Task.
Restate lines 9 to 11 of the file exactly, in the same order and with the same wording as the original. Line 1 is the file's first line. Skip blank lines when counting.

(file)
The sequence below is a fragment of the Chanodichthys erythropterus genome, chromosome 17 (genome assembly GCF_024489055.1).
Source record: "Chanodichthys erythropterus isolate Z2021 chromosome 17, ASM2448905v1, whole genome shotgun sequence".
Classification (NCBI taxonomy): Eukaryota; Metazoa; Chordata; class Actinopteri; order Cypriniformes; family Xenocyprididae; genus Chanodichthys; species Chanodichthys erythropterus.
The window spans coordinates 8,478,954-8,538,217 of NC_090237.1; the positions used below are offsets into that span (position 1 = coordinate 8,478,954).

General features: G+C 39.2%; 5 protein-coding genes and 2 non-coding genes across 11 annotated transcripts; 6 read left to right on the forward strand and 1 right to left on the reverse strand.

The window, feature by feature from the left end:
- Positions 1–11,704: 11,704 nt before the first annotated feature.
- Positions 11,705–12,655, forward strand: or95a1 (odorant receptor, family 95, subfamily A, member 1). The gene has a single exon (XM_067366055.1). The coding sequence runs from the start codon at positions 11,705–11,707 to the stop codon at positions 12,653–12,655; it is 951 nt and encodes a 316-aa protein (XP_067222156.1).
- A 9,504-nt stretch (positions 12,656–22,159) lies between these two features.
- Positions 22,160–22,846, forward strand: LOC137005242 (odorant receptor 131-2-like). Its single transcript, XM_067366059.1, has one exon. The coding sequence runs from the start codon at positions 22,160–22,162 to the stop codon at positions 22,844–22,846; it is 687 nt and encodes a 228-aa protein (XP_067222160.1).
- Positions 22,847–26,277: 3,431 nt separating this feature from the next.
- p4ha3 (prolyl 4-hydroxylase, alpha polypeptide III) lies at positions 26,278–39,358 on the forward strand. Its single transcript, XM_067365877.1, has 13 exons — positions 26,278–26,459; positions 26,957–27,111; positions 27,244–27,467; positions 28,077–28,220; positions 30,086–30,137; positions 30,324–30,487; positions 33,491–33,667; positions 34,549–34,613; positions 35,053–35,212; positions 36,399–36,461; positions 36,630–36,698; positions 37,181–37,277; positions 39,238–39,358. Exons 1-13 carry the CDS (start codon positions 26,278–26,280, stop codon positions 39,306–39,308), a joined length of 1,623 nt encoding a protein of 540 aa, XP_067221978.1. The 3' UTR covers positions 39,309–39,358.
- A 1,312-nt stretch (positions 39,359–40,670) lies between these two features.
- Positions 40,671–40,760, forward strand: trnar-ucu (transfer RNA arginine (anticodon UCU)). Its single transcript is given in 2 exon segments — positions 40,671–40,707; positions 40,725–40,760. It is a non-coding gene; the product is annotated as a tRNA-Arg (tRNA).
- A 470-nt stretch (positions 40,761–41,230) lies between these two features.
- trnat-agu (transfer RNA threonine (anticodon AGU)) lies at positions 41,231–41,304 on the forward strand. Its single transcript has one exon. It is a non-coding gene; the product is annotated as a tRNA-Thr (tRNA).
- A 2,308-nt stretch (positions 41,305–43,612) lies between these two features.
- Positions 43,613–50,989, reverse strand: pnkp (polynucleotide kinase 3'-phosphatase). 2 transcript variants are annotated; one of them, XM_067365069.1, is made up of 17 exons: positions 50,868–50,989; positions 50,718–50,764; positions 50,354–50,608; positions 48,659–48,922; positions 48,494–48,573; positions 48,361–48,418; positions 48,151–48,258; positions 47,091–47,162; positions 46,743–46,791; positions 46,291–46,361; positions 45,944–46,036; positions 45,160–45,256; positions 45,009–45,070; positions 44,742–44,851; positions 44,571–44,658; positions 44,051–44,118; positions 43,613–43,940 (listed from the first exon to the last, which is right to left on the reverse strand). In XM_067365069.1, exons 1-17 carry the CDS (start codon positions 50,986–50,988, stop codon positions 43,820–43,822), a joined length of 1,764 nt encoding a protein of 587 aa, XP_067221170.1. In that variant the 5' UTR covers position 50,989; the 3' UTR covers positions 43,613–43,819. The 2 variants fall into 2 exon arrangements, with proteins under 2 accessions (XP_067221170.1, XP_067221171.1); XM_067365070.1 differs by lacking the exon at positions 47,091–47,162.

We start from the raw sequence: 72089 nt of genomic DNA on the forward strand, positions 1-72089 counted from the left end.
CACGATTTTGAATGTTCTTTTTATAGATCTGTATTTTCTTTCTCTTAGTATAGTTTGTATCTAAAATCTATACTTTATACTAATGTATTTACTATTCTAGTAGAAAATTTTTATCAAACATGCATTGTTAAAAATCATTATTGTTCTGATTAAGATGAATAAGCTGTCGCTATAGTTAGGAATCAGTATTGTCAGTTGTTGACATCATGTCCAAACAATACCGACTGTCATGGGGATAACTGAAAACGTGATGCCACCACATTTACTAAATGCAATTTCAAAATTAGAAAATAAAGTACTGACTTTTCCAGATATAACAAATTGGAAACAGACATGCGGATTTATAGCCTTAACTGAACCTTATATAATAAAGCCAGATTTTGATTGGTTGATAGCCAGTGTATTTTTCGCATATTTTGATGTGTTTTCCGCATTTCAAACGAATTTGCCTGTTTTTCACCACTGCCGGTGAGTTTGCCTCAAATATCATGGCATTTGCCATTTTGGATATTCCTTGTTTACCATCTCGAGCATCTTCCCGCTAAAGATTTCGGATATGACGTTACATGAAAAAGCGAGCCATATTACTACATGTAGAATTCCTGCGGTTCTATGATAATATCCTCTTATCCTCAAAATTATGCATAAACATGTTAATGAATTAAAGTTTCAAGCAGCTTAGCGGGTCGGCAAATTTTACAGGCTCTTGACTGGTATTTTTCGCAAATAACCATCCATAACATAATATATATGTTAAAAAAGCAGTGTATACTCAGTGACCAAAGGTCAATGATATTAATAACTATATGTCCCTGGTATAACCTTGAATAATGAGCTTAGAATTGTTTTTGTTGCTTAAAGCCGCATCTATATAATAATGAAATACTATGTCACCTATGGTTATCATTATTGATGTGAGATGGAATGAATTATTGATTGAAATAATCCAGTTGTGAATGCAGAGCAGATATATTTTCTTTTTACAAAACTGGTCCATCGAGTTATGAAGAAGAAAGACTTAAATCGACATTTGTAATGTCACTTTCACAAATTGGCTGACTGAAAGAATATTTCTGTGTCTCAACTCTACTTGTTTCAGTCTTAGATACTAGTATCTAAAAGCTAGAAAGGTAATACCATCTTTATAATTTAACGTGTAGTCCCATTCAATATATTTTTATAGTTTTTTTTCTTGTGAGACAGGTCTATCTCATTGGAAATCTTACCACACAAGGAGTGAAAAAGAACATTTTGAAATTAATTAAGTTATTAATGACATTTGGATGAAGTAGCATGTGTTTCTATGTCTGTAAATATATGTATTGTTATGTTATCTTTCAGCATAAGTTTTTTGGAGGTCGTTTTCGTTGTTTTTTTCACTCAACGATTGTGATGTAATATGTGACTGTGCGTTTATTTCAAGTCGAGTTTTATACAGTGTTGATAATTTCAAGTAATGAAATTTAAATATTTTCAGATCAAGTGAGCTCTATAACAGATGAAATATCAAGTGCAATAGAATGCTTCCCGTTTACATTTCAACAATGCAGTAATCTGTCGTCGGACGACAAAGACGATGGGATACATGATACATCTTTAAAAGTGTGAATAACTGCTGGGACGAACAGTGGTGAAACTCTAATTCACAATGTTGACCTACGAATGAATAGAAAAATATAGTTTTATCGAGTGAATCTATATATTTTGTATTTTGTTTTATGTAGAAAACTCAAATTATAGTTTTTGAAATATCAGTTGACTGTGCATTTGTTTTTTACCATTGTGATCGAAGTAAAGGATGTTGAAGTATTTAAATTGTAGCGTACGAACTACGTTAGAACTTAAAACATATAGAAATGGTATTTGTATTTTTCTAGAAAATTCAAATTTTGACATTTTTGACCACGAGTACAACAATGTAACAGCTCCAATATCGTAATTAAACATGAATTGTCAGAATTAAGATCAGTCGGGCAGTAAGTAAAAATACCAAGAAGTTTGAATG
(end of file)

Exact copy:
- A 9,504-nt stretch (positions 12,656–22,159) lies between these two features.
- Positions 22,160–22,846, forward strand: LOC137005242 (odorant receptor 131-2-like). Its single transcript, XM_067366059.1, has one exon. The coding sequence runs from the start codon at positions 22,160–22,162 to the stop codon at positions 22,844–22,846; it is 687 nt and encodes a 228-aa protein (XP_067222160.1).
- Positions 22,847–26,277: 3,431 nt separating this feature from the next.